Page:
It would appear that the unfortunate (but still ambiguous) dissolution of 2000s genre-defining art-rock band Grizzly Bear in 2020 was the catalyst Daniel Rossen needed. Having laid low for much of the last five years since the band’s final album Painted Ruins, Rossen is now able to forge his own path.
While his Grizzly Bear co-singer Ed Droste has veered away from music in favor of therapy and podcasts, Rossen’s first solo effort, You Belong There, picks up where Grizzly Bear and his defunct Department of Eagles project intersect – that Brooklyn rock sound that carried the band through multiple successful releases and even earned the admiration of Jay-Z and Beyoncé.
You Belong There is sort of the Grizzly Bear album that we didn’t get, but, now that it’s here, one can’t help but wonder what could have been. Without Droste supporting him, Rossen’s compressed vocals almost feel remorseful about the possibilities. There’s been little explanation for the band’s demise, but if looking for clues then “Unpeopled Space” may indicate that it’s due to a lack of cohesive creativity; “Nothing’s lost, when there’s nothing,” Rossen croons on the six-minute wander.
Rossen’s other former band Department of Eagles last released an album in 2008 – the lush and sentimental In Ear Park – and have only delivered an archival set of songs since. Despite this, You Belong There feels more indebted to that singular sound than anything Grizzly Bear had done since Yellow House. Veckatimest and Shields both explored baroque and chamber pop elements, something Droste pushed more than Rossen it seems. This leaves You Belong There sparse on the pop and accessibility, instead heading into thickets of more painstakingly knotted arrangements.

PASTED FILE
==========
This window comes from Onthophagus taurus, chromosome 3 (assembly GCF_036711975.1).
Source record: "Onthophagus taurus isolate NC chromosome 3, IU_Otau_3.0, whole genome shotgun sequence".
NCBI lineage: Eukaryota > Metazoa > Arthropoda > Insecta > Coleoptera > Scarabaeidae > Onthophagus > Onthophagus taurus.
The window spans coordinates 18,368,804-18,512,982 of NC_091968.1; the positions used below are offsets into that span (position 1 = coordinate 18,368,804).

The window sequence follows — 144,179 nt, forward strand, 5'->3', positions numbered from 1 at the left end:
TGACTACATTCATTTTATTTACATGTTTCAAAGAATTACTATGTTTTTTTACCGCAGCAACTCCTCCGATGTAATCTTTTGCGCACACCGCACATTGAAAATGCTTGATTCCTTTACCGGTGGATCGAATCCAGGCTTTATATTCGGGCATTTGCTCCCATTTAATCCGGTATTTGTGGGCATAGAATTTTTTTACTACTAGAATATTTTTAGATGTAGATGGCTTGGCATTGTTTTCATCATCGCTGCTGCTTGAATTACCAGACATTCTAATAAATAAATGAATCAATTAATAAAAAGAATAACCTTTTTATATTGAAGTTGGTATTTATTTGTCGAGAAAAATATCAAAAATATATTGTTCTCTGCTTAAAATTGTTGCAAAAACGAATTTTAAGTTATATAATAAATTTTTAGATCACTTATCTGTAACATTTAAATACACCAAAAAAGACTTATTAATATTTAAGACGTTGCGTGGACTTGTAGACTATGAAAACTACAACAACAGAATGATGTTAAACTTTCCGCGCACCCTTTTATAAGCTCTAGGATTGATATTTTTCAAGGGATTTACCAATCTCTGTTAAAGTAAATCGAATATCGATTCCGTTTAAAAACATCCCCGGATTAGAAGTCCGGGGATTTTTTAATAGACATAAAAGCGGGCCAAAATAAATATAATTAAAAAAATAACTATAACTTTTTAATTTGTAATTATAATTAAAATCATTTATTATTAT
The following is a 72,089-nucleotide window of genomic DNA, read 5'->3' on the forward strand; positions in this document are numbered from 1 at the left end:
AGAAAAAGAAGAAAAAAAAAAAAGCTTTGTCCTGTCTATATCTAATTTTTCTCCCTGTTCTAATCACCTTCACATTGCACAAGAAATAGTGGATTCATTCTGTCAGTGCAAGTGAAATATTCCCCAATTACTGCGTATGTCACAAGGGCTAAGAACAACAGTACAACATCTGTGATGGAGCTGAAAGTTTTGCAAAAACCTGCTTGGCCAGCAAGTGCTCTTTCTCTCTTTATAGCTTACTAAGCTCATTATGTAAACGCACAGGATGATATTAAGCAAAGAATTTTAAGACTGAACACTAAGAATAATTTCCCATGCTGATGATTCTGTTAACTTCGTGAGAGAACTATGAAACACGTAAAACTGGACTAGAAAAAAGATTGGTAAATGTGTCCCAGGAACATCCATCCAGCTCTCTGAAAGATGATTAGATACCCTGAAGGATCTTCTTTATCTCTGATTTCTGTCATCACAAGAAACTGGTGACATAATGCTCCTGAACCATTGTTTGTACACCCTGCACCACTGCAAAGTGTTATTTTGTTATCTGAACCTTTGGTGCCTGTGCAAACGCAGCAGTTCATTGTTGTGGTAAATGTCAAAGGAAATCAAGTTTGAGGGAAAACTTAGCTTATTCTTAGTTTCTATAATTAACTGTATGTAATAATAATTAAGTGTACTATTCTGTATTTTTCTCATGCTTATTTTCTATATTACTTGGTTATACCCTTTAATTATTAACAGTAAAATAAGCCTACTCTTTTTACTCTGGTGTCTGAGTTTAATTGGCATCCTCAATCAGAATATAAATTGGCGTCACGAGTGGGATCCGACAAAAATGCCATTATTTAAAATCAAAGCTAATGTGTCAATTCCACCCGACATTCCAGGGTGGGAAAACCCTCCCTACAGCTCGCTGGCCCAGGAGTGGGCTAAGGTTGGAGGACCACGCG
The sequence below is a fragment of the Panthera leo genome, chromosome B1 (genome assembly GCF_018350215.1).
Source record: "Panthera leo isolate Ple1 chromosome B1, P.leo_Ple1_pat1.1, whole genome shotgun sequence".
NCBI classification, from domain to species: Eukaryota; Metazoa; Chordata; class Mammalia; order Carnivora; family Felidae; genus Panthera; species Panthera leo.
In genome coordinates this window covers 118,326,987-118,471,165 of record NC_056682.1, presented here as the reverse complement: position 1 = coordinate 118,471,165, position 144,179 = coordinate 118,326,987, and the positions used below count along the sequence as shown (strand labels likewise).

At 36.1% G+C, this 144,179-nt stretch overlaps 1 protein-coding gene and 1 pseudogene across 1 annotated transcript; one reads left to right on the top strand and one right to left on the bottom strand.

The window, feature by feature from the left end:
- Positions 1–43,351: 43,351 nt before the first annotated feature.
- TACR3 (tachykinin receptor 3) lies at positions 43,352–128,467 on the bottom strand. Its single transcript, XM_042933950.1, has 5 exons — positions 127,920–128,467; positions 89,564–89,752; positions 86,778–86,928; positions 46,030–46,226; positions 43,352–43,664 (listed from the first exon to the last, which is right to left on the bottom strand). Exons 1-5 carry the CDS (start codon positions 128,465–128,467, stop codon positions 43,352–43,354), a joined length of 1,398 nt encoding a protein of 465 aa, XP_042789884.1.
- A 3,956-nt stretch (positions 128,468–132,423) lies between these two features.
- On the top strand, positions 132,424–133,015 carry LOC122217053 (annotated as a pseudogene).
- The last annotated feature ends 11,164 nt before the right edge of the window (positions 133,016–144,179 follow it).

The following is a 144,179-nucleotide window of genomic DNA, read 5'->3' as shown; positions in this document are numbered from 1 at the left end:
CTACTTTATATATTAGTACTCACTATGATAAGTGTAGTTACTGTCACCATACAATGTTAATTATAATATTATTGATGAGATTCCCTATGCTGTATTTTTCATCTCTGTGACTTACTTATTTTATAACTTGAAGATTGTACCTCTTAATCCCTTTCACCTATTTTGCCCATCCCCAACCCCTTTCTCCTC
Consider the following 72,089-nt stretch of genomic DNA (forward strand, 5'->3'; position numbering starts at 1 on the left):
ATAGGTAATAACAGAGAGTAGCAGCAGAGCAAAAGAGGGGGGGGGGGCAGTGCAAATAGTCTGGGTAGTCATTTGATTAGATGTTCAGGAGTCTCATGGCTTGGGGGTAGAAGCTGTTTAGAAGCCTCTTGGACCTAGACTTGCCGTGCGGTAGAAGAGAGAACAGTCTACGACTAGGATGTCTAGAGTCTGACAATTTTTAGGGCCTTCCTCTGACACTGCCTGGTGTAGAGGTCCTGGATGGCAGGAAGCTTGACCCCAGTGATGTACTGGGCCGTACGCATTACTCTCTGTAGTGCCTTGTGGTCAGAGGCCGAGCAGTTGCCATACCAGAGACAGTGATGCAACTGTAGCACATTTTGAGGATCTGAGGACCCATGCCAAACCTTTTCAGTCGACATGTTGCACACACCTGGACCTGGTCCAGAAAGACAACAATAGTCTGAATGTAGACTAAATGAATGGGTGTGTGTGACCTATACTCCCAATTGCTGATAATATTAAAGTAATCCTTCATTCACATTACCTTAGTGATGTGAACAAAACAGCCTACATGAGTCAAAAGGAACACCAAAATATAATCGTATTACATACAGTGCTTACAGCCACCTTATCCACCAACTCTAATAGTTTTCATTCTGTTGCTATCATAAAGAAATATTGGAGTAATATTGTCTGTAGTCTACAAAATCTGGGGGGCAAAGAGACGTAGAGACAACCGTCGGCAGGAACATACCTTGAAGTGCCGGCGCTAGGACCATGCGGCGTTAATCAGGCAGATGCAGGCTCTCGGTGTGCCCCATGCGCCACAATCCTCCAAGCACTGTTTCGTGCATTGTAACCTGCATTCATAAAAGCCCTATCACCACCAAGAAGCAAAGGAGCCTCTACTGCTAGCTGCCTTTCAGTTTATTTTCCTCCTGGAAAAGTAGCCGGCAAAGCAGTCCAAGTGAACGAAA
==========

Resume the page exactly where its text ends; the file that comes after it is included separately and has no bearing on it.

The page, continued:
It wouldn’t be a Rossen record without that cathedral impression, purposely hollow and echoing. It’s evident that he felt more isolated, and therefore perhaps more liberated to explore his own musical proclivities this time out. Rossen’s a multi-talented instrumentalist, and he pushes his expertise to the limit with woodwinds, cello, and upright bass on “Shadow in the Frame”, but relies heavily on his signature spiraling guitar work on tracks like “I’ll Wait For Your Visit”. Perhaps its because he moved to New Mexico since Grizzly Bear last convened, but the continual mentions of isolation and references to belonging makes You Belong There feel like a post-script to the last five years of turmoil with his other band.
Much of You Belong There centers on Rossen’s environment, whether it be New York or Sante Fe, and it’s influenced him like nothing else has before. All the arrangements feel organic and overflow from track to track. Rossen’s crafted a purposeful exploitation of his emotions as always, but this time it’s fully under his control.
Rossen’s work has traditionally taken on a depressive nature due to his solemn vocals, but with You Belong There he sounds more discouraged than before. The beaten down penultimate track “The Last One” finds him quivering, talking about dying alone and passing along his visions. This vulnerability makes You Belong There the perfect bookend to Grizzly Bear if they are in fact done. Perhaps the next album will start from a fresher, freer point.